Basically, when I purchase a piece of artwork (the physical piece, that is), there are two types of things I can do afterwards. There are things I legally am allowed to (under the first-sale doctrine etc.), and things I am not legally allowed to do. So when an artist asked me to sign a certain form/contract/whatever, I'd wonder just what they are trying to restrict. There seems to be little use in restricting things I already cannot legally do with the piece; if I do something like that, and if you find out, you can probably already file a suit against me. But obviously, the restriction of things I otherwise *can* legally do with artwork I purchased is not something I'd be interested in, either; after all, if I have certain rights, why would I be interested in signing them away without getting anything for it?

For that reason, I would be wary of these things. Signing a document that, in the best case, does not make any difference at all whatsoever and, in the worse case, restricts what I could otherwise legally do is not something I'd do; and also, I'm not a legal expert, and I wouldn't trust myself to catch all potential traps and pitfalls the document might or might not contain, so even if I *thought* it was innocent and didn't actually do anything, I'd still be wary.

That being said, I'm not sure such a document would even be binding. IIRC (but I may well be wrong here), a contract always has to be a "quid pro quo" kind of thing - in other words, I agree to give something, and you agree to give me something in return. This kind of document, however, would seem one-sided - I'd give you something (namely, I'd give up certain rights I have), but I wouldn't get anything (since the sale of the piece itself is already covered by a separate contract).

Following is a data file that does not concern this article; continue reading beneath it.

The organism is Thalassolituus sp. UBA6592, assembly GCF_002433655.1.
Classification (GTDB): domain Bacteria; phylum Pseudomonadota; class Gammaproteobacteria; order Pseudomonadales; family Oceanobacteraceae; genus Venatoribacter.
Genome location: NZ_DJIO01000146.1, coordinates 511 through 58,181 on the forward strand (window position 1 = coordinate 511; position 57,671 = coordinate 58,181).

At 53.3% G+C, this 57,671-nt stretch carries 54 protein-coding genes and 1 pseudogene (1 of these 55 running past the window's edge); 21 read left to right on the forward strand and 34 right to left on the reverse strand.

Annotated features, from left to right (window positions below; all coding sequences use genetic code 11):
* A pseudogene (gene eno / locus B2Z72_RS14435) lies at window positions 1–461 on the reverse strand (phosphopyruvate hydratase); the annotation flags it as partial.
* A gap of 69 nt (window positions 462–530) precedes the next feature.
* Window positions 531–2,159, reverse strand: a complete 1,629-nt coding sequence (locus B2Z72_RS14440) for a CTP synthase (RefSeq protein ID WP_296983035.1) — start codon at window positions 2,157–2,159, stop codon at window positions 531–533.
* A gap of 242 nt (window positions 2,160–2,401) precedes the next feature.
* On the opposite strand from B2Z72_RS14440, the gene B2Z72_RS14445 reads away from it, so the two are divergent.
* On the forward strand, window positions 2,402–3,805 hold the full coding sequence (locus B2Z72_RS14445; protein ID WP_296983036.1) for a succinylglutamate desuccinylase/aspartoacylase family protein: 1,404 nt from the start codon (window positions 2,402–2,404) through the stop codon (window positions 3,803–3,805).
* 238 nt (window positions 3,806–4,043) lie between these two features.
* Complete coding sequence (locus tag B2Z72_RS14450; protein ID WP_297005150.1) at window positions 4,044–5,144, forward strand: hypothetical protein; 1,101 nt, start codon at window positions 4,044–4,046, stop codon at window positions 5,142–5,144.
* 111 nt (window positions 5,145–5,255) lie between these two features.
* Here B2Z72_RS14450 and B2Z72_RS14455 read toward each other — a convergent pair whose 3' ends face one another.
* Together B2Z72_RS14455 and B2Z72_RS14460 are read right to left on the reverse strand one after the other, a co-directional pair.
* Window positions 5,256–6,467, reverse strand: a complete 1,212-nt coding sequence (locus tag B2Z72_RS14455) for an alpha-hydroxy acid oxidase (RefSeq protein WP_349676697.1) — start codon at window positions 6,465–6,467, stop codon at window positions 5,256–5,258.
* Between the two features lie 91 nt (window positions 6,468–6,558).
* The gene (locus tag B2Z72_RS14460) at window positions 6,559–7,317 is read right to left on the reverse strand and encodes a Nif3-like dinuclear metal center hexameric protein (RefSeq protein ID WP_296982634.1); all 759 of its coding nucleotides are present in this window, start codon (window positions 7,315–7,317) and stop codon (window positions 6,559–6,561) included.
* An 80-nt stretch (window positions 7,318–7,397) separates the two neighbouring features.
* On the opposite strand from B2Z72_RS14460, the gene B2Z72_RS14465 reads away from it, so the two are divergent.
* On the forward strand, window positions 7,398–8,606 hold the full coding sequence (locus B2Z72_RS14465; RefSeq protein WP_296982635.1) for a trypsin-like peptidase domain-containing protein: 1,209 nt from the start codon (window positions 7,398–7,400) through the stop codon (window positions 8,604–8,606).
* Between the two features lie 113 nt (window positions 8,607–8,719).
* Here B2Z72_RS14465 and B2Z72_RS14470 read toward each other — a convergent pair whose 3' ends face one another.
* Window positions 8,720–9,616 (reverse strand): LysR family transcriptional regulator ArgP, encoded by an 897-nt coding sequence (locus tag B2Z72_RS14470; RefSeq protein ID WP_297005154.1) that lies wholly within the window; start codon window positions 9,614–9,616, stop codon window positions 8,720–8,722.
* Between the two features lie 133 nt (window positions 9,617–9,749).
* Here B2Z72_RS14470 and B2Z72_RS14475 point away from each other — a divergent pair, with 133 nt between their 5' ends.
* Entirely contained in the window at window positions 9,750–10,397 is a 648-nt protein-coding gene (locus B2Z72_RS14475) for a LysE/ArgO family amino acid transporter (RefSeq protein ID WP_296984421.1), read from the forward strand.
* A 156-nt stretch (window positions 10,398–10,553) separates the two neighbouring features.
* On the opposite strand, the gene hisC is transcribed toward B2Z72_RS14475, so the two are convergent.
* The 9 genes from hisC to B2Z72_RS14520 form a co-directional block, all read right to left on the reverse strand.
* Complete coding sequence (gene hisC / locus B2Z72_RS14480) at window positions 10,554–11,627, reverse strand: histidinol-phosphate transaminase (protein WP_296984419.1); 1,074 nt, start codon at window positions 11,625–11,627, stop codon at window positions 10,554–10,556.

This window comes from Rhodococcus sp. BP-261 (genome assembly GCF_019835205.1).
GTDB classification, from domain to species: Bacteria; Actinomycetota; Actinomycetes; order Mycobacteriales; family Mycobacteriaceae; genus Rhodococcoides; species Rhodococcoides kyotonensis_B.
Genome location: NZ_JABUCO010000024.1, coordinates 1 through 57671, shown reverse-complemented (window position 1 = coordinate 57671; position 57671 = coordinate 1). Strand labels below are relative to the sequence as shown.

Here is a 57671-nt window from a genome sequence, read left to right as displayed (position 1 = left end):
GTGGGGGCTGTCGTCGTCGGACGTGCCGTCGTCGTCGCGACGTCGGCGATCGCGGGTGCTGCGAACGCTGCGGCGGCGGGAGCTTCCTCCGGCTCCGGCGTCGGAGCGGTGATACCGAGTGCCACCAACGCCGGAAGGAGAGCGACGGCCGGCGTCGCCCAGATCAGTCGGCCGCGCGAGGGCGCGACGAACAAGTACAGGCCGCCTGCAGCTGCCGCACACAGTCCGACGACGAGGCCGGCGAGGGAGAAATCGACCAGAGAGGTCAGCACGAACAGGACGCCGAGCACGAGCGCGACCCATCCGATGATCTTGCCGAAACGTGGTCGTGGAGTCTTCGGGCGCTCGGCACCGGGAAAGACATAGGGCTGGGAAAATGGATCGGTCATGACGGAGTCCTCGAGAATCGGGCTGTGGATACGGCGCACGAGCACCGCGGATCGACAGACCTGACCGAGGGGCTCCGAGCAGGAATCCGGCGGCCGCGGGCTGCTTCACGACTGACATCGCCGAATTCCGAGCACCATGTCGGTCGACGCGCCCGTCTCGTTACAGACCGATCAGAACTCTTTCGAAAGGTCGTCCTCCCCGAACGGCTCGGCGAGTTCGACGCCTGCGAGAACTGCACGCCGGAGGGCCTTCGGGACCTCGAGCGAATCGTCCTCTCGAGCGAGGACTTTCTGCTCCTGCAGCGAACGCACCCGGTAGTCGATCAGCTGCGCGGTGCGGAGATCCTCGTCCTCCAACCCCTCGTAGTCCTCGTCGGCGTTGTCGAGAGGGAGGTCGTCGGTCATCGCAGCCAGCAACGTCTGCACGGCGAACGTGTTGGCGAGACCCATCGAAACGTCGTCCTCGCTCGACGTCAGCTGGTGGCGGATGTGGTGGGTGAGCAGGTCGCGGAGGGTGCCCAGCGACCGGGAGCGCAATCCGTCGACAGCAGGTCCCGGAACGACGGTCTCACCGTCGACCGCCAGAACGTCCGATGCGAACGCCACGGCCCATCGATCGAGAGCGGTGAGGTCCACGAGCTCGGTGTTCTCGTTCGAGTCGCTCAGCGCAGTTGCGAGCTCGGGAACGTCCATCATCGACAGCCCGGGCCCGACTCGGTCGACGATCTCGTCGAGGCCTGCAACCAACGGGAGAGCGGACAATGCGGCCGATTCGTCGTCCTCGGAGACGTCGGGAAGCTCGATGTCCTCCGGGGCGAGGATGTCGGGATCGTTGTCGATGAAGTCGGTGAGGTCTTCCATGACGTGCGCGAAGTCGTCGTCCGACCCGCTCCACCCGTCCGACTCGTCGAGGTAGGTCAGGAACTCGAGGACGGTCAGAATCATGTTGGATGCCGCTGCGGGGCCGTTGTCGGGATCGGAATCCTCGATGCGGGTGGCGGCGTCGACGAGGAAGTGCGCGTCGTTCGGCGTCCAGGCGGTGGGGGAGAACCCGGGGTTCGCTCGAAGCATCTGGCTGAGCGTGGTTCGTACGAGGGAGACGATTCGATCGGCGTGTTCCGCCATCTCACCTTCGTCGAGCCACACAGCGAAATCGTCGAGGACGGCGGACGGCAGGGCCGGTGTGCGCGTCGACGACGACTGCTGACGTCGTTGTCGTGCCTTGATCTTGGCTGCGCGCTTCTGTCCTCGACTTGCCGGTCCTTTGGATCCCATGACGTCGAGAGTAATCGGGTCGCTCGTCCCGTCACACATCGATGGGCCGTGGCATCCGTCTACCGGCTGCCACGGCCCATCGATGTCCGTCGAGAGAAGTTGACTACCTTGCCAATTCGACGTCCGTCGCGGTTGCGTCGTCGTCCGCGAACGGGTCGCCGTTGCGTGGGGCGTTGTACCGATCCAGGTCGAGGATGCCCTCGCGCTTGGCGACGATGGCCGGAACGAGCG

Hope that helps. :)
aaaamory
Mar. 11th, 2006 06:36 pm (UTC)
Would you be wary of a contract that you haven't even read?
schnee
Mar. 11th, 2006 07:51 pm (UTC)
Naturally.
atateatarin
Mar. 11th, 2006 04:54 am (UTC)
I wouldn't mind a copy of the agreement to take a look at :)
quicksilver_elmrhyssa AT hotmail DOT com.

I think there is a time and a place for contracts. I don't really see a Black and White in that respect.

Certainly, a contract wouldn't turn me off if I just wanted an artwork done for myself, but take for example if I wanted to commission some people to do assorted artworks for the companion book I'm publishing alongside the novels I've just started releasing. It's for a commercial purpose, and I would want the people I commissioned to sign a standard industry WFHA, and most publishers or the like would agree. In an industry where the publishers hire the artists in regards to books, WFHAs are incredibly common, and a publisher will just shrug you away if you're not willing to work on one.


If an artist wasn't willing to work by one, then that wouldn't upset me, I'd just find someone else.
The same as if you have an agreement for the commissioner, and they don't like it, there'll always be someone else who is willing to sign it.